Leptospirosis (including Weil disease)
Various spirochaetes of the genus Leptospira.
Infection occurs through contact between the skin (particularly skin abrasions) or mucous membranes and water, wet soil or vegetation contaminated by the urine of infected animals, notably rats. Occasionally, infection may result from direct contact with urine or tissues of infected animals or from consumption of food contaminated by the urine of infected rats.
Nature of the disease
Leptospiral infections take many different clinical forms, usually with sudden onset of fever, headache, myalgia, chills, conjunctival suffusion and skin rash. The disease may progress to meningitis, haemolytic anaemia, jaundice, haemorrhagic manifestations and other complications, including hepatorenal failure.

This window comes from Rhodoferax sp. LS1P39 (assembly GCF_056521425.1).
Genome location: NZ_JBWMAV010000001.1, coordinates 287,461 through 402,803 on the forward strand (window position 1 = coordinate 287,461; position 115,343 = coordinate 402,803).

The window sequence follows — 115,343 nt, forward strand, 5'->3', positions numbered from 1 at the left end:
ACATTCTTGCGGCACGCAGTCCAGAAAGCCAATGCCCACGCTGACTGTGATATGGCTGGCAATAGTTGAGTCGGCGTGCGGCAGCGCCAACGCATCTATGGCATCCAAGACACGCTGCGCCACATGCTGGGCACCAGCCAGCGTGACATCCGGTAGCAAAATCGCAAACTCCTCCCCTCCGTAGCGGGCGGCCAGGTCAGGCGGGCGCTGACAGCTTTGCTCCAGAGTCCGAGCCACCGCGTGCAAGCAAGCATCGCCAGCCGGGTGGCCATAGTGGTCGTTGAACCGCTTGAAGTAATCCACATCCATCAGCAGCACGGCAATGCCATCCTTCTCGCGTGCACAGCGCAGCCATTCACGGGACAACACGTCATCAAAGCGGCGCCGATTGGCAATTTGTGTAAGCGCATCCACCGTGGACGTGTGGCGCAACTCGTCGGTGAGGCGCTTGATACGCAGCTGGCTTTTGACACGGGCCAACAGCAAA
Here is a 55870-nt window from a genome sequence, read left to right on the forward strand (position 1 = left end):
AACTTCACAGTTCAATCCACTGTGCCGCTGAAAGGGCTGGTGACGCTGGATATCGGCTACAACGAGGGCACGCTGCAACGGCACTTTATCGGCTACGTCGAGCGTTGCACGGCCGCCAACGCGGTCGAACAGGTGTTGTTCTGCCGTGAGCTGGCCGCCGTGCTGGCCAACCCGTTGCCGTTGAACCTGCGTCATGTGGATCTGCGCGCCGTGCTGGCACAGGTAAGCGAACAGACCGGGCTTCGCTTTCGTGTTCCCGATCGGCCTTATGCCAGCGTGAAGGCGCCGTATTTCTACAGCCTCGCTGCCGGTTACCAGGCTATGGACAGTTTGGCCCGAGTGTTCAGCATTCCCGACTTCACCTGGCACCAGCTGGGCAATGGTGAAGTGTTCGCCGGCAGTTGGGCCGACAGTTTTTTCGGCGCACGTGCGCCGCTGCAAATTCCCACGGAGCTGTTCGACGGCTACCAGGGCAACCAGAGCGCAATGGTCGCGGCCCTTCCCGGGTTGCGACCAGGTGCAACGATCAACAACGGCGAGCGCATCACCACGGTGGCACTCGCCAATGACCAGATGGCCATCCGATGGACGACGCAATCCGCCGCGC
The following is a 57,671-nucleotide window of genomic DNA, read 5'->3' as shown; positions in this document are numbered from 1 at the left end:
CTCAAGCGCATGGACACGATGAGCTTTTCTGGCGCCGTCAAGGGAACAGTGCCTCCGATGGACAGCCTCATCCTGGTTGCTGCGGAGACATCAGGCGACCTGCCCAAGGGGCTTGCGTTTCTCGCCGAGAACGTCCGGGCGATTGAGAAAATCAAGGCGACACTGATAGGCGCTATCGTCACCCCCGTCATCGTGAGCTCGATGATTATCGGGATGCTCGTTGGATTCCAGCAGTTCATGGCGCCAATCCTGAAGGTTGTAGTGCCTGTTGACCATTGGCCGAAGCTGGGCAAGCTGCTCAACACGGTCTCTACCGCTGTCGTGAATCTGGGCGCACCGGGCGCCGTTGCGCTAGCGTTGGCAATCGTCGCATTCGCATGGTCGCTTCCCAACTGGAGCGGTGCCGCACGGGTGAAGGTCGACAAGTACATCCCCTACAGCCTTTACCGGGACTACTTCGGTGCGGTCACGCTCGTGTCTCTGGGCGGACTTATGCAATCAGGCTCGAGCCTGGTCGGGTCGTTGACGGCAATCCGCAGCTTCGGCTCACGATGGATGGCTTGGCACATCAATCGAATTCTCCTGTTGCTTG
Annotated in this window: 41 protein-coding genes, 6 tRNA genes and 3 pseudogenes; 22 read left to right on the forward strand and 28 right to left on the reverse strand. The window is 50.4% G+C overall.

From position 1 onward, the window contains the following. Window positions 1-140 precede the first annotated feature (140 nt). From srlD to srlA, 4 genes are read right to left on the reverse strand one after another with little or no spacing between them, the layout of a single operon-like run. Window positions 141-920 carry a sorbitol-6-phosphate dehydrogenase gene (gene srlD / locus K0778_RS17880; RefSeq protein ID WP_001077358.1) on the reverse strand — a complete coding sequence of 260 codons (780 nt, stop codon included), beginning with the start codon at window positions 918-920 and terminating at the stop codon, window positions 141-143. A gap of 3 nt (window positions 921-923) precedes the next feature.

Worldwide. Most common in tropical countries.
Risk for travellers
Low for most travellers. There is an occupational risk for farmers engaged in paddy rice and sugar cane production. Visitors to rural areas and in contact with water in canals, lakes and rivers may be exposed to infection. There is increased risk after recent floods. The risk may be greater for those who practise canoeing, kayaking or other activities in water. Outbreaks associated with eco-sports activities have occurred.
Doxycycline may be used for prophylaxis if exposure is likely. Vaccine against local strains is available for workers where the disease is an occupational hazard, but it is not commercially available in most countries.
Avoid swimming or wading in potentially contaminated waters including canals, ponds, rivers, streams and swamps. Avoid all direct or indirect contact with rodents.